Making sure to not stir up too much pain in my back I ascended the ladder with a screwdriver to try and pry some of the boards apart. When I arrived at the door and put light to it, it seemed to react.
It was bowed slightly as if under immense weight and was pushing towards me in front of my eyes. The wooden slats cracked and snapped in high pitched tones right in my face. I descended quickly, slipping more than once and again, cursing my inebriation. I entered the mouth of the tunnel and watched the door.
But the rest of the floor showed no weight. Only the door bowed and cracked. I turned towards the tunnel, confused. And when the first piece snapped, and the snow began to fill Jim’s hidden basement I retreated farther into the tunnel. It poured in like an hourglass for a couple seconds until the door broke in two. Half of it broke off and flew towards me. My arms flew up in a flinch but the broken door hit the wall of the basement just above the arch. I lowered my flinched arms and realized the snow was piling in faster than I ever would have expected. It filled the room faster and faster until in fear, I grabbed my jacket and makeshift pack. From the tunnel I watched the snow pile in like water, rushing into the basement like a pressurized pipe was on the door, pumping snow in. When most of the room had filled I turned awkwardly towards the unknown of the mineshaft and started hunch-walking, muttering the only part to Hey Jude I knew.
About 2 hours into my hunch walking I began to feel sober, I was thirsty and my back was stabbing itself so I stopped to take a break. I drank almost half the water I carried with me. I couldn’t help it; I had just consumed more alcohol than anyone I ever knew, in a very short time.
I flicked a lighter on while I waited for my back to feel better. It was the darkest dark I had ever seen, deep in those tunnels. But again, a sound interrupted my train of thought. A crumble of old, damp wood, followed by a loud bassy whump. I felt it in my chest.
I knew what it was immediately. A section that I passed had collapsed, fairly close. I snaked my back up the wall to get up and pressed on. Before long the pain in my back moved from a dull ache to a sharp pain that felt like daggers. Every time I had to traverse uneven ground it was worse. And there was a lot of it.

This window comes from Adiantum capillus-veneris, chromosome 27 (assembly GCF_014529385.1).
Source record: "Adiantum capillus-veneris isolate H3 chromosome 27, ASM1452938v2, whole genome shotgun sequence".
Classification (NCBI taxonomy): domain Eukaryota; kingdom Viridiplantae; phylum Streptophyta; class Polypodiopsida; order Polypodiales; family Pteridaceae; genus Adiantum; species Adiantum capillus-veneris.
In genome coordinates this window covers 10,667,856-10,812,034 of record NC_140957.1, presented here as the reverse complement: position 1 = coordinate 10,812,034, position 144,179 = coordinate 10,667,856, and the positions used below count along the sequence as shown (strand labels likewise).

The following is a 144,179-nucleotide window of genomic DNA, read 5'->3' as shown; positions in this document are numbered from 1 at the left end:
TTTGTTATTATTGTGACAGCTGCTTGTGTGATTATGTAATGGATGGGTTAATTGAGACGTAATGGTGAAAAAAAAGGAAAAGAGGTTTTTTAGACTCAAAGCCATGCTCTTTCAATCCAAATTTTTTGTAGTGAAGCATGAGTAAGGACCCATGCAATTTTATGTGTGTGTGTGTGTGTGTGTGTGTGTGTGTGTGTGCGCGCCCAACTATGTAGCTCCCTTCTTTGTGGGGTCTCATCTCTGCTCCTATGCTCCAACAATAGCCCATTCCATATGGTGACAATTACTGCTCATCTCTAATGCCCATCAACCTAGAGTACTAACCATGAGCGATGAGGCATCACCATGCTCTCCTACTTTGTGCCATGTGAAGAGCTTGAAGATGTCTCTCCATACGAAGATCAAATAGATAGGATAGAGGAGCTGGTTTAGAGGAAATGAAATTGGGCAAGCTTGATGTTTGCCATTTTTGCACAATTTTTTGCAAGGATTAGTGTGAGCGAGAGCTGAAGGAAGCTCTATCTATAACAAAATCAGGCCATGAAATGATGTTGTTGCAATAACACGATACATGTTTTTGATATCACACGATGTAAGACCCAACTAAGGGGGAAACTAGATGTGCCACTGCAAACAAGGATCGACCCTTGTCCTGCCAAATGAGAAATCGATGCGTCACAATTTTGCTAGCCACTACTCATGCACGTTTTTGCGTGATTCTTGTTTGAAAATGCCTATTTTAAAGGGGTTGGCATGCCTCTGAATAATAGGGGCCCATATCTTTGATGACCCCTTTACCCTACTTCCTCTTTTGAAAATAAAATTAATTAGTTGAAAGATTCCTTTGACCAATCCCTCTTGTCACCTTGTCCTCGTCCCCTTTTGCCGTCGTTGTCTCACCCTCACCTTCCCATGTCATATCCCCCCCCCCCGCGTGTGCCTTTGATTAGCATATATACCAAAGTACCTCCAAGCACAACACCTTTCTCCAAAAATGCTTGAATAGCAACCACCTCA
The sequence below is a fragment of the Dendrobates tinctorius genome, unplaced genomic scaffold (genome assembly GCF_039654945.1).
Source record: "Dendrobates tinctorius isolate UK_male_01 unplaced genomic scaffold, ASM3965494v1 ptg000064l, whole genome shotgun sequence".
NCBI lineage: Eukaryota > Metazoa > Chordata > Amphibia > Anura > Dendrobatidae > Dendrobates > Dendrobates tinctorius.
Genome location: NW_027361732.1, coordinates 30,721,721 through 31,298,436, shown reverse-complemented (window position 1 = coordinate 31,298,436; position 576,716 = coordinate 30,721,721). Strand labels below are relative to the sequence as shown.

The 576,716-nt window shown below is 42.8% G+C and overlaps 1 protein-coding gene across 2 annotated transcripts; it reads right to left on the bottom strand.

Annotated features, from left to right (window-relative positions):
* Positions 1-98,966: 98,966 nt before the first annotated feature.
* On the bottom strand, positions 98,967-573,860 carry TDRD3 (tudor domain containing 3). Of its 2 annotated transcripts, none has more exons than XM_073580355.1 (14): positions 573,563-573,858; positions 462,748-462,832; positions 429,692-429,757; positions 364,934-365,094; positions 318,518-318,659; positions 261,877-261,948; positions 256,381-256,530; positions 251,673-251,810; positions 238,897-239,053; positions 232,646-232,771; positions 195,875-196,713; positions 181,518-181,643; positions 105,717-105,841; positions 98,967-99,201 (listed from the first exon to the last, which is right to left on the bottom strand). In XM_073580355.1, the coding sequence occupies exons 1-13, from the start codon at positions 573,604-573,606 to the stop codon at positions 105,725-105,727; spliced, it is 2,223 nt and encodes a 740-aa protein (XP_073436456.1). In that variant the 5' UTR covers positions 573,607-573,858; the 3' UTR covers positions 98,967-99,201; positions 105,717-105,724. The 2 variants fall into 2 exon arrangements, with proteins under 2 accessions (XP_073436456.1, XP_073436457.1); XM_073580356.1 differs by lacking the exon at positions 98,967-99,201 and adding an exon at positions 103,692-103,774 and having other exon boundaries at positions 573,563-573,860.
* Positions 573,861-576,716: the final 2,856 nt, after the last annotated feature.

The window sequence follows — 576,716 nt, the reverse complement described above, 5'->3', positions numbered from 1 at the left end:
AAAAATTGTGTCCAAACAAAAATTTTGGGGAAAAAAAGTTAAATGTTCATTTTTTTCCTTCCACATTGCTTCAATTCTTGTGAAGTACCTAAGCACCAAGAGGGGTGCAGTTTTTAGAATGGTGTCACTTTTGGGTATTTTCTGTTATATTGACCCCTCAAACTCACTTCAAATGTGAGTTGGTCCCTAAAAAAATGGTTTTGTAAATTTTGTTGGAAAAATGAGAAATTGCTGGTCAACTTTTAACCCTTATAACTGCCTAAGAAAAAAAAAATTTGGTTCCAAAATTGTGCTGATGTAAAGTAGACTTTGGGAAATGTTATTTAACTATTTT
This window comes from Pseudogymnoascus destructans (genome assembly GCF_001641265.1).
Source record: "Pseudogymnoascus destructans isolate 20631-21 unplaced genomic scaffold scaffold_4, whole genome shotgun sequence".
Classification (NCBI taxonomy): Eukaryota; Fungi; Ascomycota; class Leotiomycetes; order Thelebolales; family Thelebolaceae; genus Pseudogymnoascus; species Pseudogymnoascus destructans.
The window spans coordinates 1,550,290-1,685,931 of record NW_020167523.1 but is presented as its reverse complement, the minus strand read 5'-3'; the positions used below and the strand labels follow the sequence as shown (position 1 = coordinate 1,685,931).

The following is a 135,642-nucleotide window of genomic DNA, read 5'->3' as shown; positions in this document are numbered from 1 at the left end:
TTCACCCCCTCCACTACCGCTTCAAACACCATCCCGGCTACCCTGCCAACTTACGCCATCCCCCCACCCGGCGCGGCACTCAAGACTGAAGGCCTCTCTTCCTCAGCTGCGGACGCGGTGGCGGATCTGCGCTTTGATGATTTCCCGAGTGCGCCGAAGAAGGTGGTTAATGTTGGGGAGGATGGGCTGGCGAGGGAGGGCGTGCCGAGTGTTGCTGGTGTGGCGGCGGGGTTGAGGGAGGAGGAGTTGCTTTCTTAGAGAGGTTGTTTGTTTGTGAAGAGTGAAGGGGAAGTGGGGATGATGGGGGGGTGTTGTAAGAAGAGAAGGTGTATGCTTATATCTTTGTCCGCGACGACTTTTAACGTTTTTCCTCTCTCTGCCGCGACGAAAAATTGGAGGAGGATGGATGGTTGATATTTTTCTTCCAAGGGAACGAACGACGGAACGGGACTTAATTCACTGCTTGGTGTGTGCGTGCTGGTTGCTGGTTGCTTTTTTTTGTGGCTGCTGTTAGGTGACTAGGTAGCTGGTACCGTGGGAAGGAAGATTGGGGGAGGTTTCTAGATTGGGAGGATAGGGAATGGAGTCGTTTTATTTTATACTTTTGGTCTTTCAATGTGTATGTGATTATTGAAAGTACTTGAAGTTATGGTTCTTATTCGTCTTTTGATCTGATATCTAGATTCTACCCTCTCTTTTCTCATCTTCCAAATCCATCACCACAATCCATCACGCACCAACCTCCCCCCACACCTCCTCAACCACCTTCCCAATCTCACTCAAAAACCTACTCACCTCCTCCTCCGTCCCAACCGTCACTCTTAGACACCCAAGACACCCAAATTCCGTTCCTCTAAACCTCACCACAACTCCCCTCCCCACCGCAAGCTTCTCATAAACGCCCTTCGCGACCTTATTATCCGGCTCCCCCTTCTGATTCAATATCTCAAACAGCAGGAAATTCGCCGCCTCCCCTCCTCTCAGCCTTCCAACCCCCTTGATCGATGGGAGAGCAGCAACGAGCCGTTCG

I wanted to stop, and at one point I laid my pack down in exasperation but another “whump” followed me, this time closer. I turned behind me to catch a tiny glimpse of dirt piling up just 10 feet back. It flowed like the snow into the basement, like something was pushing it. I yanked my pack up despite the painful complaints from my body. When I looked down the tunnel ahead my heart jumped into my throat.
I saw an outline of a person, just inside the tiny flame’s light. I couldn’t make out any features, and the more I strained to see, the more I became convinced there were no features at all. After a couple seconds, with me frozen in place unable to breathe, the silhouette vanished into the dark so slowly I doubted I saw anything at all. Another bassy whump snapped me to action and I powerwalked through the mine, putting an enormous effort into ignoring the stabbing pain in my hunched back.
I made it 30 feet before another collapse. My powerwalk turned into an awkward run. I tripped over rocks and uneven earth as I went. My breathing was too rapid to sing, but a chaotic Hey Jude played in my head as I went. The tunnel collapses started to occur more rapidly and I began to think that this was not due to my presence, that the mine was collapsing by design.
I tripped and fell to my side against the floor and wall of the tunnel, my back burning with pain. Only feet behind me the roof fell again and I felt falling dirt on my ankles. I pushed past the daggers in my back and the burning in my lungs. I pulled my feet from the heavy dirt and got back up. The first glimpse of natural light was barely reflecting around a corner only feet ahead. I went as fast as I could, using a swimming motion against the walls to avoid falling. The ceiling above me kept crumbling, I could feel bits of dirt falling onto my hair.